June 26, 2008 / 5:07 PM / 12 years ago

U.S. battle against teen smoking stalls: CDC

WASHINGTON (Reuters) - Efforts to reduce teen smoking have stalled in the past five years as states lose funding for anti-tobacco efforts and as companies use new strategies to recruit customers, U.S. health officials said on Thursday.

A man smokes a cigarette in a file photo. REUTERS/J.P. Moczulski

While fewer youths are trying cigarettes for the first time, overall smoking rates stayed stable at just under 22 percent for students aged 14 to 18 between 2003 and 2007, the U.S. Centers for Disease Control and Prevention reported.

Many fewer students have ever tried a cigarette — just 50 percent, down from 70 percent in 1999. But CDC officials were not celebrating this number.

“We had seen this great progress from 1999 to 2003 and we were turning around this epidemic of increase in the 1990s that had everybody concerned,” Terry Pechacek of CDC’s Office on Smoking and Health said in a telephone interview.

“Unfortunately, that progress has not been maintained.”

The CDC looked at a regular survey of tens of thousands of high school students done every year by the federal government.

The percentage of students who said they had ever smoked a cigarette fell from 70 percent in 1999 to 58 percent in 2003 and 50 percent in 2007, it found.

There were also fewer frequent smokers, with just 8 percent of students saying they smoked 20 or more cigarettes in the past month, compared to 16.8 percent in 1999.


But the number of students who said they had smoked at least one cigarette in the past month was stable. In 1997, 36 percent of high school students said they had smoked recently. This fell to 21.9 percent by 2003 but has remained stable since, the CDC reported.

Pechacek sees this as a dangerous trend, because even light smoking can lead to addiction.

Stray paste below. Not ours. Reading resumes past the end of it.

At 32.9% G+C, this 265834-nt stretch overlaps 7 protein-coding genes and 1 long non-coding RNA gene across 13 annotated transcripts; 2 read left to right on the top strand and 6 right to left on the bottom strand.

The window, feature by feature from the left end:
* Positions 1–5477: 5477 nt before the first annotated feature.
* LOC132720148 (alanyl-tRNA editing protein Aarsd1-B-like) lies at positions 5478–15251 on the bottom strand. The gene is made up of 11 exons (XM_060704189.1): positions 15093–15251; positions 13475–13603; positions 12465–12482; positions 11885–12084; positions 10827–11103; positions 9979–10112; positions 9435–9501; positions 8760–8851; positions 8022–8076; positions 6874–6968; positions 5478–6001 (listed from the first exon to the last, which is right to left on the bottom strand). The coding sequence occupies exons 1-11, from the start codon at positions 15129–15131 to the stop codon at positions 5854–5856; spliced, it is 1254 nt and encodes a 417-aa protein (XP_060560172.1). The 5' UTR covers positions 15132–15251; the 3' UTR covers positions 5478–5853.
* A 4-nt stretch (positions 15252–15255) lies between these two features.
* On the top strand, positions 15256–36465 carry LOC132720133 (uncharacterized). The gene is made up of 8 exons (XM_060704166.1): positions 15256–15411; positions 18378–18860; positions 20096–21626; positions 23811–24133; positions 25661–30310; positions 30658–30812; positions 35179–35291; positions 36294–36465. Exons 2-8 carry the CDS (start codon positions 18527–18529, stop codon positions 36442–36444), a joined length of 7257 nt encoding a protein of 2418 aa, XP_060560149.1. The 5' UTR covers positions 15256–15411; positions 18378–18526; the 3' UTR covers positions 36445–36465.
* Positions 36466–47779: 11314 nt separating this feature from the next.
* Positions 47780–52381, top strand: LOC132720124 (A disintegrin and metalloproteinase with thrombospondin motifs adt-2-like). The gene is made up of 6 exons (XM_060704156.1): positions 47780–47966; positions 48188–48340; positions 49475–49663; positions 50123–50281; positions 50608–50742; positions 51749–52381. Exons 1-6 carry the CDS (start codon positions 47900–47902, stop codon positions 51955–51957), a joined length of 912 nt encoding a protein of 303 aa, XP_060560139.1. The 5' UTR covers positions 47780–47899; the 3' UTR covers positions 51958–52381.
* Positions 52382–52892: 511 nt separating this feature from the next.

“We are taking the emphases off of youth smoking across the nation,” he said. “We have moved on to obesity, we have moved onto other issues.”

He said price increases on cigarettes have been proven to reduce teen smoking, but states are not keeping up the effort.

“The industry is putting billions of dollars into price cutting. We know that the amount of counter-marketing in our states ... has decreased since 2002-2003 and some of our biggest states have gone offline, like Florida, Massachusetts and Minnesota,” he said.

He also said films and video games were often depicting smoking as glamorous.

“It’s kind of like mercury pollution in our fish. Smoking imagery is all over the place in DVDs, in video games. This visual world of youth is polluted with tobacco imagery. You have to take aggressive action to clean that up.”

The CDC report found one area of significant progress — among black girls.

“The prevalence of current cigarette use increased from 11.3 percent in 1991 to 17.7 percent in 1999 and then declined to 8.4 percent in 2007,” the CDC report reads.

Pechacek said it was not clear what happened, but the trend shows that if black girls can be encouraged to quit in greater numbers, so can other high school students.

Reporting by Maggie Fox; Editing by Julie Steenhuysen and Eric Walsh

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